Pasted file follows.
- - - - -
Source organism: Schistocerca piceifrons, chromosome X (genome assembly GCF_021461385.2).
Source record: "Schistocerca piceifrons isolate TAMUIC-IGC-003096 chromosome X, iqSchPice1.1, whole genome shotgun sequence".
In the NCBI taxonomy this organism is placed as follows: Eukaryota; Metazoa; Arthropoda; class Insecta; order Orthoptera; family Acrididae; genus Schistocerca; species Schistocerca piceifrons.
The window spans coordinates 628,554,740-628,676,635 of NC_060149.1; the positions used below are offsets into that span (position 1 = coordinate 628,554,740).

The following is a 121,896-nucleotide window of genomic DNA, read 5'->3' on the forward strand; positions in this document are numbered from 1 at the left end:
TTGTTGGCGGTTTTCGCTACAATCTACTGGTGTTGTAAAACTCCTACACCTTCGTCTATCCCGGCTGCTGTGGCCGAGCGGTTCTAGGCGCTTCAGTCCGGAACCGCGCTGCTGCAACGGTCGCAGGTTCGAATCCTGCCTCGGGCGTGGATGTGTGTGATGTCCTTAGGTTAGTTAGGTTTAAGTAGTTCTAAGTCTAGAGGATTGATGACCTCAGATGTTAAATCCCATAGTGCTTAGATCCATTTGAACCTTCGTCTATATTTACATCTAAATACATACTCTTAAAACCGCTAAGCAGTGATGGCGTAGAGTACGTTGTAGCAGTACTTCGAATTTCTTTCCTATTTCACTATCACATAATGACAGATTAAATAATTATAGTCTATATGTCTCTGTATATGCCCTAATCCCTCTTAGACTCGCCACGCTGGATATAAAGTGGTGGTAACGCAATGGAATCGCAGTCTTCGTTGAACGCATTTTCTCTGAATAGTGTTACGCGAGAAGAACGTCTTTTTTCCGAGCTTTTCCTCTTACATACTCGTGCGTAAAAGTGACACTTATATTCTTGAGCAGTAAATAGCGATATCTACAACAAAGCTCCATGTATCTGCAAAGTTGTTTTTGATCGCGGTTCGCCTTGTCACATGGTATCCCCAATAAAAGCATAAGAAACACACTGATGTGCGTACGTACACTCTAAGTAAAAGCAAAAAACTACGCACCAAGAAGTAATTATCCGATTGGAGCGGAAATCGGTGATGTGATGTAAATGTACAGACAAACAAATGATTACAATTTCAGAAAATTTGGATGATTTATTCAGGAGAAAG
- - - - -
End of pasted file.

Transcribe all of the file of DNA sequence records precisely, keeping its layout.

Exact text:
Source organism: Schistocerca piceifrons, chromosome X (genome assembly GCF_021461385.2).
Source record: "Schistocerca piceifrons isolate TAMUIC-IGC-003096 chromosome X, iqSchPice1.1, whole genome shotgun sequence".
In the NCBI taxonomy this organism is placed as follows: Eukaryota; Metazoa; Arthropoda; class Insecta; order Orthoptera; family Acrididae; genus Schistocerca; species Schistocerca piceifrons.
The window spans coordinates 628,554,740-628,676,635 of NC_060149.1; the positions used below are offsets into that span (position 1 = coordinate 628,554,740).

The following is a 121,896-nucleotide window of genomic DNA, read 5'->3' on the forward strand; positions in this document are numbered from 1 at the left end:
TTGTTGGCGGTTTTCGCTACAATCTACTGGTGTTGTAAAACTCCTACACCTTCGTCTATCCCGGCTGCTGTGGCCGAGCGGTTCTAGGCGCTTCAGTCCGGAACCGCGCTGCTGCAACGGTCGCAGGTTCGAATCCTGCCTCGGGCGTGGATGTGTGTGATGTCCTTAGGTTAGTTAGGTTTAAGTAGTTCTAAGTCTAGAGGATTGATGACCTCAGATGTTAAATCCCATAGTGCTTAGATCCATTTGAACCTTCGTCTATATTTACATCTAAATACATACTCTTAAAACCGCTAAGCAGTGATGGCGTAGAGTACGTTGTAGCAGTACTTCGAATTTCTTTCCTATTTCACTATCACATAATGACAGATTAAATAATTATAGTCTATATGTCTCTGTATATGCCCTAATCCCTCTTAGACTCGCCACGCTGGATATAAAGTGGTGGTAACGCAATGGAATCGCAGTCTTCGTTGAACGCATTTTCTCTGAATAGTGTTACGCGAGAAGAACGTCTTTTTTCCGAGCTTTTCCTCTTACATACTCGTGCGTAAAAGTGACACTTATATTCTTGAGCAGTAAATAGCGATATCTACAACAAAGCTCCATGTATCTGCAAAGTTGTTTTTGATCGCGGTTCGCCTTGTCACATGGTATCCCCAATAAAAGCATAAGAAACACACTGATGTGCGTACGTACACTCTAAGTAAAAGCAAAAAACTACGCACCAAGAAGTAATTATCCGATTGGAGCGGAAATCGGTGATGTGATGTAAATGTACAGACAAACAAATGATTACAATTTCAGAAAATTTGGATGATTTATTCAGGAGAAAG